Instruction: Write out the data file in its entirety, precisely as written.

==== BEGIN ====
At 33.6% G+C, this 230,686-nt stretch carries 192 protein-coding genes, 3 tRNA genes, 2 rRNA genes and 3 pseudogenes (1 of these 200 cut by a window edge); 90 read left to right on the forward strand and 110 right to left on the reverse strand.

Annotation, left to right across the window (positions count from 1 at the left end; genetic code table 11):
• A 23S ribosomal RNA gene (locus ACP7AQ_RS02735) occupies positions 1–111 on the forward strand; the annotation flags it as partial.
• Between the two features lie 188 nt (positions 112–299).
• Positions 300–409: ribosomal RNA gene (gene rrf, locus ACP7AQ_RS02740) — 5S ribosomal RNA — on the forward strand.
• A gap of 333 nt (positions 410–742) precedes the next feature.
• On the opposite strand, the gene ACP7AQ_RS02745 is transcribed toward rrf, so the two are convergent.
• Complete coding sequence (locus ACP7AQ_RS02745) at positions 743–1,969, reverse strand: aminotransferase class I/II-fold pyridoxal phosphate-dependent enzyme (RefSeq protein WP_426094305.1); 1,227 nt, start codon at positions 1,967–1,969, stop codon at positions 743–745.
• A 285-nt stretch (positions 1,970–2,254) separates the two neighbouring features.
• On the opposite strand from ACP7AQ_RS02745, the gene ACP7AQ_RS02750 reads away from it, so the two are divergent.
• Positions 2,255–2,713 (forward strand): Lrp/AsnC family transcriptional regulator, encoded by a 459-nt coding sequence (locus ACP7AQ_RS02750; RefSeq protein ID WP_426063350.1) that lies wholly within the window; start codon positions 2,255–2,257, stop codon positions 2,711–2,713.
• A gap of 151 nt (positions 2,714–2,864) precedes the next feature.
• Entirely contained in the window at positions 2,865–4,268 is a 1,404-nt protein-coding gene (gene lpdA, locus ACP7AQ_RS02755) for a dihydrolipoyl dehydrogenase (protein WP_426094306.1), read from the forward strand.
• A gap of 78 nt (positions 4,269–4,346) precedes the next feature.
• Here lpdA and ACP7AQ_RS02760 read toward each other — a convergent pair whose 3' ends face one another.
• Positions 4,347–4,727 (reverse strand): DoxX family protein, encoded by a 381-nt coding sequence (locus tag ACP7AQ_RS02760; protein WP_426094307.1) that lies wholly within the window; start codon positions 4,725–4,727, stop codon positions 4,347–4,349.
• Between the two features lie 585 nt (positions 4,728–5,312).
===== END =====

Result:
At 33.6% G+C, this 230,686-nt stretch carries 192 protein-coding genes, 3 tRNA genes, 2 rRNA genes and 3 pseudogenes (1 of these 200 cut by a window edge); 90 read left to right on the forward strand and 110 right to left on the reverse strand.

Annotation, left to right across the window (positions count from 1 at the left end; genetic code table 11):
• A 23S ribosomal RNA gene (locus ACP7AQ_RS02735) occupies positions 1–111 on the forward strand; the annotation flags it as partial.
• Between the two features lie 188 nt (positions 112–299).
• Positions 300–409: ribosomal RNA gene (gene rrf, locus ACP7AQ_RS02740) — 5S ribosomal RNA — on the forward strand.
• A gap of 333 nt (positions 410–742) precedes the next feature.
• On the opposite strand, the gene ACP7AQ_RS02745 is transcribed toward rrf, so the two are convergent.
• Complete coding sequence (locus ACP7AQ_RS02745) at positions 743–1,969, reverse strand: aminotransferase class I/II-fold pyridoxal phosphate-dependent enzyme (RefSeq protein WP_426094305.1); 1,227 nt, start codon at positions 1,967–1,969, stop codon at positions 743–745.
• A 285-nt stretch (positions 1,970–2,254) separates the two neighbouring features.
• On the opposite strand from ACP7AQ_RS02745, the gene ACP7AQ_RS02750 reads away from it, so the two are divergent.
• Positions 2,255–2,713 (forward strand): Lrp/AsnC family transcriptional regulator, encoded by a 459-nt coding sequence (locus ACP7AQ_RS02750; RefSeq protein ID WP_426063350.1) that lies wholly within the window; start codon positions 2,255–2,257, stop codon positions 2,711–2,713.
• A gap of 151 nt (positions 2,714–2,864) precedes the next feature.
• Entirely contained in the window at positions 2,865–4,268 is a 1,404-nt protein-coding gene (gene lpdA, locus ACP7AQ_RS02755) for a dihydrolipoyl dehydrogenase (protein WP_426094306.1), read from the forward strand.
• A gap of 78 nt (positions 4,269–4,346) precedes the next feature.
• Here lpdA and ACP7AQ_RS02760 read toward each other — a convergent pair whose 3' ends face one another.
• Positions 4,347–4,727 (reverse strand): DoxX family protein, encoded by a 381-nt coding sequence (locus tag ACP7AQ_RS02760; protein WP_426094307.1) that lies wholly within the window; start codon positions 4,725–4,727, stop codon positions 4,347–4,349.
• Between the two features lie 585 nt (positions 4,728–5,312).